It's a yearly event called the Winter Training Cycle or WTC.  From late November until the end of March, the DPRK conducts its most important military training of the year.  Beginning with small unit drills, the WTC steadily builds through the winter months and concludes with a national-level exercise in mid-to-late March.  In some years, Pyongyang likes to punctuate the nationwide drill with a special event highlighting North Korean military power.  Last fall, some analysts speculated that Kim Jong-un might conduct a nuclear test to cap the WTC, but that event was held in January.  That has generated new concerns about some other "capstone" event in the coming weeks, but there are no firm indicators that it will occur, or what it might be. 

This much is certain: during the winter months, the real military action in Korea takes place north of the 38th parallel.  And the same pundits and media types who worry about how Foal Eagle will be viewed in Pyongyang ignore the importance of the WTC.  True, the overall level of North Korean military activity during the winter months has declined over the past 20 years, reflecting the economic problems that affect the Hermit Kingdom.  But the WTC remains the most important military event of this--or any other year--in the DPRK and what's going on beyond the DMZ is our best barometer of North Korean capabilities and intent.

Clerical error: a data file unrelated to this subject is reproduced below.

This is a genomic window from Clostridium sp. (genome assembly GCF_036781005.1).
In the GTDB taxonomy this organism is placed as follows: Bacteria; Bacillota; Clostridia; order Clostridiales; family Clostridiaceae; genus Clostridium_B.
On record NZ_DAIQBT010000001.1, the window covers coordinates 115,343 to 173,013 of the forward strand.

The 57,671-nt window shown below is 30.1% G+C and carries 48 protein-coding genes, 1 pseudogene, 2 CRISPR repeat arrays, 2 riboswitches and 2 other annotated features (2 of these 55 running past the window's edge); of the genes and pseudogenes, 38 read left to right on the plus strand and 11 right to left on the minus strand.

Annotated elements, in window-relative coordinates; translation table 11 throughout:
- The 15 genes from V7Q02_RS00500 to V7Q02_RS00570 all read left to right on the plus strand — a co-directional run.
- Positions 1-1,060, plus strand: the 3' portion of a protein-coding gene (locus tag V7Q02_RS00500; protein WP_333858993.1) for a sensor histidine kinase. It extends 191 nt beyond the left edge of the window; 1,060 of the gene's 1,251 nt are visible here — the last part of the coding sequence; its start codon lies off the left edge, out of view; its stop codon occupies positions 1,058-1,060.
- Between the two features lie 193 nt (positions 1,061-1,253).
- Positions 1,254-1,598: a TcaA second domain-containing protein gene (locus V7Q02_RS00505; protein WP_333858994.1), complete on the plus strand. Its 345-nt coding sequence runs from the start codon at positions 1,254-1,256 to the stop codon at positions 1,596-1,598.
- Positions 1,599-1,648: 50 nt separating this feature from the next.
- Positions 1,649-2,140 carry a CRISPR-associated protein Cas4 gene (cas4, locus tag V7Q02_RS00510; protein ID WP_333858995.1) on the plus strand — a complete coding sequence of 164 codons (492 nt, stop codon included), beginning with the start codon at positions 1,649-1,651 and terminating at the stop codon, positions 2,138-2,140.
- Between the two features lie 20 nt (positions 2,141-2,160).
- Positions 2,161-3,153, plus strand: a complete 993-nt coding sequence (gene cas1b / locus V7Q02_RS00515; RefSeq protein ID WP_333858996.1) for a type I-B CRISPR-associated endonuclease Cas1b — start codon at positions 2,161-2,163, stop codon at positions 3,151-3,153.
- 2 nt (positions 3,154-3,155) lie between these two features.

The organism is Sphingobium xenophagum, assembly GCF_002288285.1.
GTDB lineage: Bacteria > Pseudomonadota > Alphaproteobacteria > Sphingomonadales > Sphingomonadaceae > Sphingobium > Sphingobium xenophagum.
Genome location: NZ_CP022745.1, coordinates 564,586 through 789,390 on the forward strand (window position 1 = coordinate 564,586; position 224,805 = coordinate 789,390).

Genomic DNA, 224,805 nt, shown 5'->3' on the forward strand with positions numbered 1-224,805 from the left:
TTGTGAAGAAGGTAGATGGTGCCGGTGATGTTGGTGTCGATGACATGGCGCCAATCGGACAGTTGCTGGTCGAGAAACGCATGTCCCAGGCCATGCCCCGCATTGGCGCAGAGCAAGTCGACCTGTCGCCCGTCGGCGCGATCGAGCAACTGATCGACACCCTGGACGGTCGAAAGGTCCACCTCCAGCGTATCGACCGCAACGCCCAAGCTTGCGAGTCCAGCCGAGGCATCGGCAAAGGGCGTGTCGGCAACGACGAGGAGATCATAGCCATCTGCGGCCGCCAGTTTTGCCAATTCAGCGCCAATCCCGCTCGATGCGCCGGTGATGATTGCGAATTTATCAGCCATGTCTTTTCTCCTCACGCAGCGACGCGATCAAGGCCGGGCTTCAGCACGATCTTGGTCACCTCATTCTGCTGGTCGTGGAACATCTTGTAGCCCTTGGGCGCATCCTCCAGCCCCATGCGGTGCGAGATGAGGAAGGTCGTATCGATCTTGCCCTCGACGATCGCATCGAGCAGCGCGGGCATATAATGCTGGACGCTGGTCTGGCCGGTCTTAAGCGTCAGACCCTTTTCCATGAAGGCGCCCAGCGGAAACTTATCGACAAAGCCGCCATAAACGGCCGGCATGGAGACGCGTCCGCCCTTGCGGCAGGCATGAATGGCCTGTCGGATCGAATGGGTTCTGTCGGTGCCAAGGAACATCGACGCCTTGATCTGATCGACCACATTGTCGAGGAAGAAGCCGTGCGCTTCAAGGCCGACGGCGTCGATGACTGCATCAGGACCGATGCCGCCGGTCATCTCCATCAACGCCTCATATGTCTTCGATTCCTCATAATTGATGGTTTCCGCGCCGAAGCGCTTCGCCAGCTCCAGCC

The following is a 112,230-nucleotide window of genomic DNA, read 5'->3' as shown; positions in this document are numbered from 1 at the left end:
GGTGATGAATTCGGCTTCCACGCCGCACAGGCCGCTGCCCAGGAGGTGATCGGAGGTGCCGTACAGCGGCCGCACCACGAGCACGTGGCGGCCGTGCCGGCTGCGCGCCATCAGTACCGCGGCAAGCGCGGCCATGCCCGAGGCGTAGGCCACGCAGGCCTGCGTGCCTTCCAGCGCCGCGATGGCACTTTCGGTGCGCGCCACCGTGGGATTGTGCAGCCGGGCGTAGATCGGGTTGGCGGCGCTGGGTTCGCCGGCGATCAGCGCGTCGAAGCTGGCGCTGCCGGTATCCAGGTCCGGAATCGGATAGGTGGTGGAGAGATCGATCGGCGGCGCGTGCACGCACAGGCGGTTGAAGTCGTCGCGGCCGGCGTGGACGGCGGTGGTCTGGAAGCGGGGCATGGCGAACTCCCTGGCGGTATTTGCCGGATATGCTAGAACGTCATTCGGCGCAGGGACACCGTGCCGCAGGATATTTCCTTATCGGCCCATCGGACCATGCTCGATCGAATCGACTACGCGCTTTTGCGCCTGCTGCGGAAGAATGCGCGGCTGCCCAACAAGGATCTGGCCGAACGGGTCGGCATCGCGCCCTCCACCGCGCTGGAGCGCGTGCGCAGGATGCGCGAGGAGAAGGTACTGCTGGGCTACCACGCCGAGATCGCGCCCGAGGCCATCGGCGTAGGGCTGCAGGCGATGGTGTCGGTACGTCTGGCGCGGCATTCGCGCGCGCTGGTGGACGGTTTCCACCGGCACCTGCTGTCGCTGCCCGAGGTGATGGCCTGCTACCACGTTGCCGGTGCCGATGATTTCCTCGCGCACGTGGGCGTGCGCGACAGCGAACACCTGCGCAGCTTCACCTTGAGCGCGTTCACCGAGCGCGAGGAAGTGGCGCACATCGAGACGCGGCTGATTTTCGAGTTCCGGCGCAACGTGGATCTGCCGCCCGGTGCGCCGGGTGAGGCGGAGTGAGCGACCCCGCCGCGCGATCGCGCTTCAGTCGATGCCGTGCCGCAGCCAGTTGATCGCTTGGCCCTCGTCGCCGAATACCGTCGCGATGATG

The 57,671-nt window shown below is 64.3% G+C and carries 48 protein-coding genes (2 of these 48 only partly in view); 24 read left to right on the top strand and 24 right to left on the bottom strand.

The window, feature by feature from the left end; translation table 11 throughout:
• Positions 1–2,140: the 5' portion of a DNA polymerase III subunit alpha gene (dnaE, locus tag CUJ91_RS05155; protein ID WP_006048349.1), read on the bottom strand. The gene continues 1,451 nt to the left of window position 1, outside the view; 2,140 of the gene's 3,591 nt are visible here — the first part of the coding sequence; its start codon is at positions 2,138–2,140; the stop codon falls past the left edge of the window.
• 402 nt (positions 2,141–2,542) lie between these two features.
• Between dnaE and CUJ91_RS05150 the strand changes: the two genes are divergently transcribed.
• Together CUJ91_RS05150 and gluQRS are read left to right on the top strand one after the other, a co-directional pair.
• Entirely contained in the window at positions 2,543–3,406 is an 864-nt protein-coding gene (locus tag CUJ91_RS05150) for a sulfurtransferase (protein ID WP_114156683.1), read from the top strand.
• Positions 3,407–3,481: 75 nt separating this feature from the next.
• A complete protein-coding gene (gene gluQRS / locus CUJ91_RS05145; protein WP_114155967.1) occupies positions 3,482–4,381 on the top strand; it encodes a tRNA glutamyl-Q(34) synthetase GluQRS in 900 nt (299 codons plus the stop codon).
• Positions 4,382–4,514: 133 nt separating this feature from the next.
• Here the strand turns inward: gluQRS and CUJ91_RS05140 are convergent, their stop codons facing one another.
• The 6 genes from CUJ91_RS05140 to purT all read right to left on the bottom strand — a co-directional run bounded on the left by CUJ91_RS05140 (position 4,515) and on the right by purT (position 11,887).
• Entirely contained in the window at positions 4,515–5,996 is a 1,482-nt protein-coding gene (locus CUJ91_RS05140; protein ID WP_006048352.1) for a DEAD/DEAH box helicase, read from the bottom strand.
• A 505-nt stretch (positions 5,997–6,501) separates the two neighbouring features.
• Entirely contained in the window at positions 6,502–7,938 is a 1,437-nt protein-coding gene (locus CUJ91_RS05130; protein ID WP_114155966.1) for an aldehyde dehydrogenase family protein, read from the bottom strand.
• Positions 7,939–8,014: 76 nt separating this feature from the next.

ADDENDUM:  As we've noted in the past, DPRK military training drops off dramatically with the arrival of spring, when most units are assigned to "agricultural activities."  Put another way, if the military doesn't devote time and resources to growing its own food, they will go hungry in the winter.  If Kim Jong-un wants to send a military message to Seoul and Washington (beyond an artillery attack on a ROK-controlled island or another missile launch) his window of opportunity is closing rapidly.  And, given Pyongyang's displeasure over the latest round of sanctions, it's a fair bet that the current WTC may end with a bang, rather than a whimper.